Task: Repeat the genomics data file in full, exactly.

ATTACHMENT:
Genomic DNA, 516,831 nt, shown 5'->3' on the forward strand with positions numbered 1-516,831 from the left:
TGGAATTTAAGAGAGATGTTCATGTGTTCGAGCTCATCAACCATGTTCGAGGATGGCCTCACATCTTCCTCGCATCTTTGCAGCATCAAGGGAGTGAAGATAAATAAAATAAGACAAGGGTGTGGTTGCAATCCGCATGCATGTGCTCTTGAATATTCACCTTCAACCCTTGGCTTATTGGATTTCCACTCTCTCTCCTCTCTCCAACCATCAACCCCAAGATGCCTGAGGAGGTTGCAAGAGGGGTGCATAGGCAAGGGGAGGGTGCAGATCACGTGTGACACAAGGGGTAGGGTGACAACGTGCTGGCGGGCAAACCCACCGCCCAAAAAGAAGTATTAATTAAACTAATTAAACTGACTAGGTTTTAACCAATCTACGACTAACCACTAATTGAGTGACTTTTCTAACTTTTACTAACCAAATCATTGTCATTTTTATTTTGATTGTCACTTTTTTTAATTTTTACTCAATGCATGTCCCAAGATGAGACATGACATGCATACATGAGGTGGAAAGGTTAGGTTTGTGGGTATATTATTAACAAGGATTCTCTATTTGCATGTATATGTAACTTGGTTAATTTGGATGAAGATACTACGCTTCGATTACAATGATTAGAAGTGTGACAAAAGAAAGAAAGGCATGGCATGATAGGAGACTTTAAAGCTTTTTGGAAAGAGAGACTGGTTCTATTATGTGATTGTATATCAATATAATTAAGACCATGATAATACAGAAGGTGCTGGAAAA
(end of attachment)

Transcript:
Genomic DNA, 516,831 nt, shown 5'->3' on the forward strand with positions numbered 1-516,831 from the left:
TGGAATTTAAGAGAGATGTTCATGTGTTCGAGCTCATCAACCATGTTCGAGGATGGCCTCACATCTTCCTCGCATCTTTGCAGCATCAAGGGAGTGAAGATAAATAAAATAAGACAAGGGTGTGGTTGCAATCCGCATGCATGTGCTCTTGAATATTCACCTTCAACCCTTGGCTTATTGGATTTCCACTCTCTCTCCTCTCTCCAACCATCAACCCCAAGATGCCTGAGGAGGTTGCAAGAGGGGTGCATAGGCAAGGGGAGGGTGCAGATCACGTGTGACACAAGGGGTAGGGTGACAACGTGCTGGCGGGCAAACCCACCGCCCAAAAAGAAGTATTAATTAAACTAATTAAACTGACTAGGTTTTAACCAATCTACGACTAACCACTAATTGAGTGACTTTTCTAACTTTTACTAACCAAATCATTGTCATTTTTATTTTGATTGTCACTTTTTTTAATTTTTACTCAATGCATGTCCCAAGATGAGACATGACATGCATACATGAGGTGGAAAGGTTAGGTTTGTGGGTATATTATTAACAAGGATTCTCTATTTGCATGTATATGTAACTTGGTTAATTTGGATGAAGATACTACGCTTCGATTACAATGATTAGAAGTGTGACAAAAGAAAGAAAGGCATGGCATGATAGGAGACTTTAAAGCTTTTTGGAAAGAGAGACTGGTTCTATTATGTGATTGTATATCAATATAATTAAGACCATGATAATACAGAAGGTGCTGGAAAA